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    This is weird because it’s talking about two different things. Floating point values are imprecise, not too precise.

    I’d also argue against a date object being wrong for too much precision. He’s asking to compare it against a particular time. If you think it should have an implicit 23:59 in it, that breaks the other comparison for start time, and is way less sensible.

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      Re: dates: well, you’re correct in the javascript model. But he seems to be imagining a model of dates and times where you have a “Date” concept and a separate “DateTime” concept. Then if I had start = Date{2016-10-01}, end = Date{2016-11-08}, time = DateTime{2016-11-08 08:00}, I’d expect time >= start to be true, and time <= end to be true as well, because when I compare a DateTime to a Date, they are “equal” if the Date part matches. In this model there’s no “implicit 23:59” involved.

      Dates and times are tricky, but I would find that model useful, since date inclusion like this is a common task.

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        That model does not work well in practice, because of timezones.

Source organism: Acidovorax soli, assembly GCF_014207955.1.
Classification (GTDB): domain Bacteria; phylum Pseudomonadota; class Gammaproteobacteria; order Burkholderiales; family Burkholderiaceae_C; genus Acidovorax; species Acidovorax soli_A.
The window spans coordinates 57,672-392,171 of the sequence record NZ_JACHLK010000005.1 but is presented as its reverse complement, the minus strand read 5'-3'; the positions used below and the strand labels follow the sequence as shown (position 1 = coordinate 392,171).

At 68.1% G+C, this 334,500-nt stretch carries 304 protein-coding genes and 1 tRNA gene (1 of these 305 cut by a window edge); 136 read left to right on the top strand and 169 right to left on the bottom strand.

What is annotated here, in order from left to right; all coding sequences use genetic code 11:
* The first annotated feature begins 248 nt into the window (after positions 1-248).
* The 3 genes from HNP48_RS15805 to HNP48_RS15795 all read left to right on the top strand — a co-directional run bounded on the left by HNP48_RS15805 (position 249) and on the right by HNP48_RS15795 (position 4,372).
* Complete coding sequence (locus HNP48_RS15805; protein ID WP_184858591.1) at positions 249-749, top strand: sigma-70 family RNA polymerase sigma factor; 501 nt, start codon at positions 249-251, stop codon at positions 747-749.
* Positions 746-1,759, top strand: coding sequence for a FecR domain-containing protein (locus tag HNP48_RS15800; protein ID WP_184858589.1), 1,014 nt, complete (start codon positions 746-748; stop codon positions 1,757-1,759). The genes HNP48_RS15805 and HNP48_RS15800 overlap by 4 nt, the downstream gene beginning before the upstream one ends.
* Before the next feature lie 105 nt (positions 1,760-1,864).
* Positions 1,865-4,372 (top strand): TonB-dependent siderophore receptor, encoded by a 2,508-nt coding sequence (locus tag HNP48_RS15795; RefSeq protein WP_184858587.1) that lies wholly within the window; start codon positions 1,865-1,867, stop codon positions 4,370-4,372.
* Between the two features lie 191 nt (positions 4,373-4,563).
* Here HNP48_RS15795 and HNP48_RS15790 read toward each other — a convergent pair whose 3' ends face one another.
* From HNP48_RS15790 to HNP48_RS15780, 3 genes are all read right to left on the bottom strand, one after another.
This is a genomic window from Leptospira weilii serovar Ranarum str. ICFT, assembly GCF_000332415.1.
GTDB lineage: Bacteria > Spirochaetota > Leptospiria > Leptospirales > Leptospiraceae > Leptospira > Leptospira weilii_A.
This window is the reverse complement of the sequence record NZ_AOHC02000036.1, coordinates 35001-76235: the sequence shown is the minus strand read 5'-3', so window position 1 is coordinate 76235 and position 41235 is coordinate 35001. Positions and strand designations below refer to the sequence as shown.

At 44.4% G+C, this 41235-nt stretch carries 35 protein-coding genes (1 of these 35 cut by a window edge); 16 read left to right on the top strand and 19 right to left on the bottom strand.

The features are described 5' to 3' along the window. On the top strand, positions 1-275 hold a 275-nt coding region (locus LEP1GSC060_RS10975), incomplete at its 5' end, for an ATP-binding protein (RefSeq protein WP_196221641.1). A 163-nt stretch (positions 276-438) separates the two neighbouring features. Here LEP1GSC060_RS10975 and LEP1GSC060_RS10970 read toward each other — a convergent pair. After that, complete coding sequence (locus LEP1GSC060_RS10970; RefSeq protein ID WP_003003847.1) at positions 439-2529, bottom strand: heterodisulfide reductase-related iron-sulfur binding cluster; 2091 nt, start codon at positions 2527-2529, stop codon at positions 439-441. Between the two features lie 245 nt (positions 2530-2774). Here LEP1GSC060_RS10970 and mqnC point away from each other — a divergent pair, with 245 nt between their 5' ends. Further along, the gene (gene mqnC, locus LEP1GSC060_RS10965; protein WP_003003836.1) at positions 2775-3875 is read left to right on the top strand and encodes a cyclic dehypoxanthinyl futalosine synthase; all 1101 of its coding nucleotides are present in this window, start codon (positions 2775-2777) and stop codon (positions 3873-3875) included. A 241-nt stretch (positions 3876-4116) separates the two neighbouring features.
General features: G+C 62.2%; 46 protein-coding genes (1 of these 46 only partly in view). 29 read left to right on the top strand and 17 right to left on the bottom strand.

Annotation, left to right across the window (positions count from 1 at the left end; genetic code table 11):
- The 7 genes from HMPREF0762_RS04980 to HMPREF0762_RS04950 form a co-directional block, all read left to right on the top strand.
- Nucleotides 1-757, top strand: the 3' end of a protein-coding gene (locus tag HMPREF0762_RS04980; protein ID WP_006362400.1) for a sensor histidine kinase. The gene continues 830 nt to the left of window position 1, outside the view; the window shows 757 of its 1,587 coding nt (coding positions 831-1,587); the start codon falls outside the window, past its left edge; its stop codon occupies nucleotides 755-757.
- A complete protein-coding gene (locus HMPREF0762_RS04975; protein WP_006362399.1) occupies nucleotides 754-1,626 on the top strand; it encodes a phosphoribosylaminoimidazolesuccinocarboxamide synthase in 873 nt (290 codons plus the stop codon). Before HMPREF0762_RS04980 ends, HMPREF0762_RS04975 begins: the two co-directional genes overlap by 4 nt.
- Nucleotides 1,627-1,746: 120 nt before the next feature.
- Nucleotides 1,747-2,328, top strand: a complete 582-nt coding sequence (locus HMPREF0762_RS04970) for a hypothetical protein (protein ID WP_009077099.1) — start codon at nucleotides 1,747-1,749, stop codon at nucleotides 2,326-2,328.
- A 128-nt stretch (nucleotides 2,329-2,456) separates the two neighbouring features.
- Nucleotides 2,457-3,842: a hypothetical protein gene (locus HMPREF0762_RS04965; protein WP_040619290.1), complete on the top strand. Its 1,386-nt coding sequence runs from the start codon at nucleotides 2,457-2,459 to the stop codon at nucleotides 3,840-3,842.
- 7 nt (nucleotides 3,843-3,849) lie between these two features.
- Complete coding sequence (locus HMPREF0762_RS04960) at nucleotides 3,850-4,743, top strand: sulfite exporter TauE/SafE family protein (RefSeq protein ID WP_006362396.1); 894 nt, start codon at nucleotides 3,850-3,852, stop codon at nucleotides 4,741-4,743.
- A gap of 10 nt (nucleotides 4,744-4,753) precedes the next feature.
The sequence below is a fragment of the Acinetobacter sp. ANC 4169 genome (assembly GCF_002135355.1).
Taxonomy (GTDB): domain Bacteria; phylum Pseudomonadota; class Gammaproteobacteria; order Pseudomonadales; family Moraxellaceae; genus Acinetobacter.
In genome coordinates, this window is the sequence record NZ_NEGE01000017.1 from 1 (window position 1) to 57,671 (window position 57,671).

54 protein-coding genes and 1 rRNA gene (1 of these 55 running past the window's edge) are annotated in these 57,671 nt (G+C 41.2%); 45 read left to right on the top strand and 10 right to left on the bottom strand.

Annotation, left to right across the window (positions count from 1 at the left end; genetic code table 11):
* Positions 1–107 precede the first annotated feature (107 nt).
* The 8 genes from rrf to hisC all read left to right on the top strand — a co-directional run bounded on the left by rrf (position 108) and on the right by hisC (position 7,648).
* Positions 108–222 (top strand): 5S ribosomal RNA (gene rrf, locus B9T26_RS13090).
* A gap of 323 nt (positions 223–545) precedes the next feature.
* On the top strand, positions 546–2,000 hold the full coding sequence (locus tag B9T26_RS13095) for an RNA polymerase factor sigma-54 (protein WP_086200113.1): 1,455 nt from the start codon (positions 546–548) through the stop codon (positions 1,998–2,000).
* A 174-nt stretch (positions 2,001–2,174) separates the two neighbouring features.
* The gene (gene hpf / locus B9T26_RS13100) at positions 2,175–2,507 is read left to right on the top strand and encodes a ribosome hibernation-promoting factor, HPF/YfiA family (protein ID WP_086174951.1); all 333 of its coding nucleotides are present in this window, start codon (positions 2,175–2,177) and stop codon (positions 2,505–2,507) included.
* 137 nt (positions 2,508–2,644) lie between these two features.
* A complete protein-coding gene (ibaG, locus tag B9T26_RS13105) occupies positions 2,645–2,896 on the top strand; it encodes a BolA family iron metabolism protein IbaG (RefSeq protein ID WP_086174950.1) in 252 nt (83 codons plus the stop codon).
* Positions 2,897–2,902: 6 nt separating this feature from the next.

“December 15th, 2016” is a date on the calendar, “Dec. 15th, 2016, 4 PM” is a point on a timeline, but “Dec. 15th, 2016, 8PM UTC” is what people usually want for things like timestamps.

        The question' “Dec. 15th, 2016” contains the event that happened at “Dec. 15th, 2016 8PM UTC”‘ has many answers, dependent on context. If the context is “Dec. 15th, but in Japan”, the naive answer is no. If the context is “in UK”, the answer is yes. if the context is “In a timezone set by the user”, the answer depends.

        If you allow comparisons/operations between dates and datetimes you end up in situations where suddenly the difference between two dates isn’t 1 day, but 23 hours, so date_difference.days == 0 (happens in billing code if you naively use datetimes to track when people signed up to things, or to track plan validity intervals).

        The best (read: one where you have to be the most explicit) model is one where dates and datetimes are incomparable, and you instead have to explicitly convert “correctly”.

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          That’s a good way to break the transitive property.

          start < time == true
          time < end == true
          start < end == false
          
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            There is no meaningful < operator between a date and a date+time; a date is a range, and a time is a snapshot.

            You could compare the start of the date with a date+time, or the end.

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        Solution: Use half-open ranges. The advantages of half-open ranges are well-known:

        (0) Adjacent ranges share an endpoint: [a,b) and [b,c).

        (1) The size of a range is the difference of its endpoints: b-a.

        (2) Iterating a half-open range is very simple:

        i := a
        while i <> b:
            process(i)
            i := next(i)